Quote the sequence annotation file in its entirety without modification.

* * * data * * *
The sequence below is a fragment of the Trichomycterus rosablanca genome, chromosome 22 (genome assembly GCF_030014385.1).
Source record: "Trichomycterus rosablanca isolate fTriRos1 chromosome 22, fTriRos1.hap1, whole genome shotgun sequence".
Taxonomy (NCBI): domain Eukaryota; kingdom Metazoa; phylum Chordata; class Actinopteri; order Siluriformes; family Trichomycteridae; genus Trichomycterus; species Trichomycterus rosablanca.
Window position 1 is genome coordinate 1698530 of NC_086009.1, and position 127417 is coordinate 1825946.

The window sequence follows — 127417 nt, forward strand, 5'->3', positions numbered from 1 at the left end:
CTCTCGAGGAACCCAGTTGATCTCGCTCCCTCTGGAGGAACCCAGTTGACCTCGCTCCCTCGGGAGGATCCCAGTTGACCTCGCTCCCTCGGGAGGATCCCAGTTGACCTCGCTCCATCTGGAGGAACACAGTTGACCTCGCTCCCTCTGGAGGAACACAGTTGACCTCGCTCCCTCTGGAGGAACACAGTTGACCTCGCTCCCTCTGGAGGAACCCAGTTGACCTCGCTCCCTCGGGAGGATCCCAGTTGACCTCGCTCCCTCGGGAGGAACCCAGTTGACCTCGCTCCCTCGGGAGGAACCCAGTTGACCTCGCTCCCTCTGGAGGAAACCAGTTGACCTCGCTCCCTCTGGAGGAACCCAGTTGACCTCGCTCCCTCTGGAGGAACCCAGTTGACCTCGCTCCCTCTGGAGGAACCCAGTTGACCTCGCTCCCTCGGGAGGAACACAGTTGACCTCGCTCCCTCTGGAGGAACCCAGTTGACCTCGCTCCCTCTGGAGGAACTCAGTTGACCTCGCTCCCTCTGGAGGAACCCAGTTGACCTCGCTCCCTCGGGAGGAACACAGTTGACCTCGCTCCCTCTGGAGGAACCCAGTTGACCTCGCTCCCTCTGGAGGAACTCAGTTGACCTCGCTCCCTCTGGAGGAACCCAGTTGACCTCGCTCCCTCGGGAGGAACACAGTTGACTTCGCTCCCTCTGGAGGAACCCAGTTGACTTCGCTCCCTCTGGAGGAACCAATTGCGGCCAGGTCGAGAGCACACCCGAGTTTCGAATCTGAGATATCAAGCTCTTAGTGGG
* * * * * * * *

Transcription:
The sequence below is a fragment of the Trichomycterus rosablanca genome, chromosome 22 (genome assembly GCF_030014385.1).
Source record: "Trichomycterus rosablanca isolate fTriRos1 chromosome 22, fTriRos1.hap1, whole genome shotgun sequence".
Taxonomy (NCBI): domain Eukaryota; kingdom Metazoa; phylum Chordata; class Actinopteri; order Siluriformes; family Trichomycteridae; genus Trichomycterus; species Trichomycterus rosablanca.
Window position 1 is genome coordinate 1698530 of NC_086009.1, and position 127417 is coordinate 1825946.

The window sequence follows — 127417 nt, forward strand, 5'->3', positions numbered from 1 at the left end:
CTCTCGAGGAACCCAGTTGATCTCGCTCCCTCTGGAGGAACCCAGTTGACCTCGCTCCCTCGGGAGGATCCCAGTTGACCTCGCTCCCTCGGGAGGATCCCAGTTGACCTCGCTCCATCTGGAGGAACACAGTTGACCTCGCTCCCTCTGGAGGAACACAGTTGACCTCGCTCCCTCTGGAGGAACACAGTTGACCTCGCTCCCTCTGGAGGAACCCAGTTGACCTCGCTCCCTCGGGAGGATCCCAGTTGACCTCGCTCCCTCGGGAGGAACCCAGTTGACCTCGCTCCCTCGGGAGGAACCCAGTTGACCTCGCTCCCTCTGGAGGAAACCAGTTGACCTCGCTCCCTCTGGAGGAACCCAGTTGACCTCGCTCCCTCTGGAGGAACCCAGTTGACCTCGCTCCCTCTGGAGGAACCCAGTTGACCTCGCTCCCTCGGGAGGAACACAGTTGACCTCGCTCCCTCTGGAGGAACCCAGTTGACCTCGCTCCCTCTGGAGGAACTCAGTTGACCTCGCTCCCTCTGGAGGAACCCAGTTGACCTCGCTCCCTCGGGAGGAACACAGTTGACCTCGCTCCCTCTGGAGGAACCCAGTTGACCTCGCTCCCTCTGGAGGAACTCAGTTGACCTCGCTCCCTCTGGAGGAACCCAGTTGACCTCGCTCCCTCGGGAGGAACACAGTTGACTTCGCTCCCTCTGGAGGAACCCAGTTGACTTCGCTCCCTCTGGAGGAACCAATTGCGGCCAGGTCGAGAGCACACCCGAGTTTCGAATCTGAGATATCAAGCTCTTAGTGGG